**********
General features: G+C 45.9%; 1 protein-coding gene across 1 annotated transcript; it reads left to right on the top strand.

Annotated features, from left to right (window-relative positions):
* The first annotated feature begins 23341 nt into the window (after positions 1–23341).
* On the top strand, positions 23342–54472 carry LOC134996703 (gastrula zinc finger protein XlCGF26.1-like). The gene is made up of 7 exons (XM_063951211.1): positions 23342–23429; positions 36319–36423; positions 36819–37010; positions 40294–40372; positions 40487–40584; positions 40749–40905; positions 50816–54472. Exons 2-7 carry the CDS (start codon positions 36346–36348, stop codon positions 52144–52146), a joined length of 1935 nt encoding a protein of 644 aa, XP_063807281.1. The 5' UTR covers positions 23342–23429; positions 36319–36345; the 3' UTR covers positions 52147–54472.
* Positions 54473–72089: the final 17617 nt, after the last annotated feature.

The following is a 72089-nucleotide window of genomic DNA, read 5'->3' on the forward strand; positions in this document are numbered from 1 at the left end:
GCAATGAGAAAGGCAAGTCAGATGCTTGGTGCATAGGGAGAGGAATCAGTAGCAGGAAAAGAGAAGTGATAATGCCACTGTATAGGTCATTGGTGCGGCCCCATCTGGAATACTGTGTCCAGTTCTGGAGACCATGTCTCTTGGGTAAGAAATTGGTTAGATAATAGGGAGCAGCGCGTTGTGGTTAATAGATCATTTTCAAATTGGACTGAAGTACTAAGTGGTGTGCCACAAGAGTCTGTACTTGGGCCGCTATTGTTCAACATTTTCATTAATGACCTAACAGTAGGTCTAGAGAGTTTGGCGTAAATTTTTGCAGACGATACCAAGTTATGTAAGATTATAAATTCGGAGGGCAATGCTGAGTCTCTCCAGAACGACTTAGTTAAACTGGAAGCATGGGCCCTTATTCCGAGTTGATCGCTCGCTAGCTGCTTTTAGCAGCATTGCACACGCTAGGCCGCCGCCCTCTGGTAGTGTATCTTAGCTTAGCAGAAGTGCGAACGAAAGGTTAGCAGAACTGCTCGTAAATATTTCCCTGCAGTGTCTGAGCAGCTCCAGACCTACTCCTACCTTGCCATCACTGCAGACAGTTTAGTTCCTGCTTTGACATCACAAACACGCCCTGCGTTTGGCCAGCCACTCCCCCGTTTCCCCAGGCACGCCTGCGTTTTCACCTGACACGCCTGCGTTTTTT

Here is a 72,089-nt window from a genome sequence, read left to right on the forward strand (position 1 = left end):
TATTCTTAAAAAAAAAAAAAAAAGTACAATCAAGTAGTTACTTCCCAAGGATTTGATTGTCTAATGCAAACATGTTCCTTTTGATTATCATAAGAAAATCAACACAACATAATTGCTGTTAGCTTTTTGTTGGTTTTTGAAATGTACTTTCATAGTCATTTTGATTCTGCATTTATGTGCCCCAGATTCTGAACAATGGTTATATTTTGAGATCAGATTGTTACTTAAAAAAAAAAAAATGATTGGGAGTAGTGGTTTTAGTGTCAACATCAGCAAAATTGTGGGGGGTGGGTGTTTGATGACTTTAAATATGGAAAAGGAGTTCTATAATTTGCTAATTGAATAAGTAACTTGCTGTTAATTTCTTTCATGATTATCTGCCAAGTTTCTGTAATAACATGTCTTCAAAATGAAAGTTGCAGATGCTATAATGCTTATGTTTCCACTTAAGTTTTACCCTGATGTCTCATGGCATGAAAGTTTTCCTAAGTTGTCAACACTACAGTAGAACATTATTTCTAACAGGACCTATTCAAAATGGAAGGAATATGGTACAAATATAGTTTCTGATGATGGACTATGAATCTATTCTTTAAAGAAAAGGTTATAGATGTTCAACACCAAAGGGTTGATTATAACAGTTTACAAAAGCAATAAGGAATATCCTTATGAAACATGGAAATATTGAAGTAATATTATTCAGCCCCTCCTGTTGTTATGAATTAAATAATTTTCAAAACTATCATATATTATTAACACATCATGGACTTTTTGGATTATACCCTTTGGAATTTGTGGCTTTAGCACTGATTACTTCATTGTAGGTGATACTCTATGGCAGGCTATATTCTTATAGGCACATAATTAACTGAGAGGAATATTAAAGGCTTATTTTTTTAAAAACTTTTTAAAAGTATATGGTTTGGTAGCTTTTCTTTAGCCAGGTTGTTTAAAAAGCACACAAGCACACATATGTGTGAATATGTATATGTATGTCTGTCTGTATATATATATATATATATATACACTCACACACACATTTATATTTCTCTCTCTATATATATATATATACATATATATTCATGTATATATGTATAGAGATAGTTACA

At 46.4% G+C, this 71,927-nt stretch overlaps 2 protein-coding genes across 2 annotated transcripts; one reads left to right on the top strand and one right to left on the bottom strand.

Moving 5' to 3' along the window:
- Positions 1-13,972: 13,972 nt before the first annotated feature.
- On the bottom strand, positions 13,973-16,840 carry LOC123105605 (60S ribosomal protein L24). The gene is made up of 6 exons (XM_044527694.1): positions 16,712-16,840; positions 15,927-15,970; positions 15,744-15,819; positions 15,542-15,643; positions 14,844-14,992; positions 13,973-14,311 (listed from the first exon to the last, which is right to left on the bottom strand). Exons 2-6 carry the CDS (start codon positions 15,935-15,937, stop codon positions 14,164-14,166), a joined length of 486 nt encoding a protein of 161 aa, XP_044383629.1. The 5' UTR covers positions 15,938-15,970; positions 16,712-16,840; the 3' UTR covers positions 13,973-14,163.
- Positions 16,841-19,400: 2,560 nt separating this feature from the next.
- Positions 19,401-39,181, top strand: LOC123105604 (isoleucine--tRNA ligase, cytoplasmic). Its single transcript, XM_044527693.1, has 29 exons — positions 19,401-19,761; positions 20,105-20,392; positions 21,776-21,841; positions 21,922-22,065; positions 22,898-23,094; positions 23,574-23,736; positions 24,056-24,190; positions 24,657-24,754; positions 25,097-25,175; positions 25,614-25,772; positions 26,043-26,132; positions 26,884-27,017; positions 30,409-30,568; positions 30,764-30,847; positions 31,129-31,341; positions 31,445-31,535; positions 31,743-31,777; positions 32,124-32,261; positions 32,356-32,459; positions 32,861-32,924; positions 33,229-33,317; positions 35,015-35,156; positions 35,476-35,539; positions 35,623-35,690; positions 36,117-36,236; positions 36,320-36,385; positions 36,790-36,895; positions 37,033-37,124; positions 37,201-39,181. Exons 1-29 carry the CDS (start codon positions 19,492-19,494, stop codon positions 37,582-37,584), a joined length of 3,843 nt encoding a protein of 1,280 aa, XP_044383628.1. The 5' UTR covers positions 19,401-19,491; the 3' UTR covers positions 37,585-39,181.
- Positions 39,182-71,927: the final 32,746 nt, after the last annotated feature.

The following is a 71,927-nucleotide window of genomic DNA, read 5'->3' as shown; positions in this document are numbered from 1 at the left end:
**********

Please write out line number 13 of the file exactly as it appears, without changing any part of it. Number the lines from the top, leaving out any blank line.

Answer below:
- On the bottom strand, positions 13,973-16,840 carry LOC123105605 (60S ribosomal protein L24). The gene is made up of 6 exons (XM_044527694.1): positions 16,712-16,840; positions 15,927-15,970; positions 15,744-15,819; positions 15,542-15,643; positions 14,844-14,992; positions 13,973-14,311 (listed from the first exon to the last, which is right to left on the bottom strand). Exons 2-6 carry the CDS (start codon positions 15,935-15,937, stop codon positions 14,164-14,166), a joined length of 486 nt encoding a protein of 161 aa, XP_044383629.1. The 5' UTR covers positions 15,938-15,970; positions 16,712-16,840; the 3' UTR covers positions 13,973-14,163.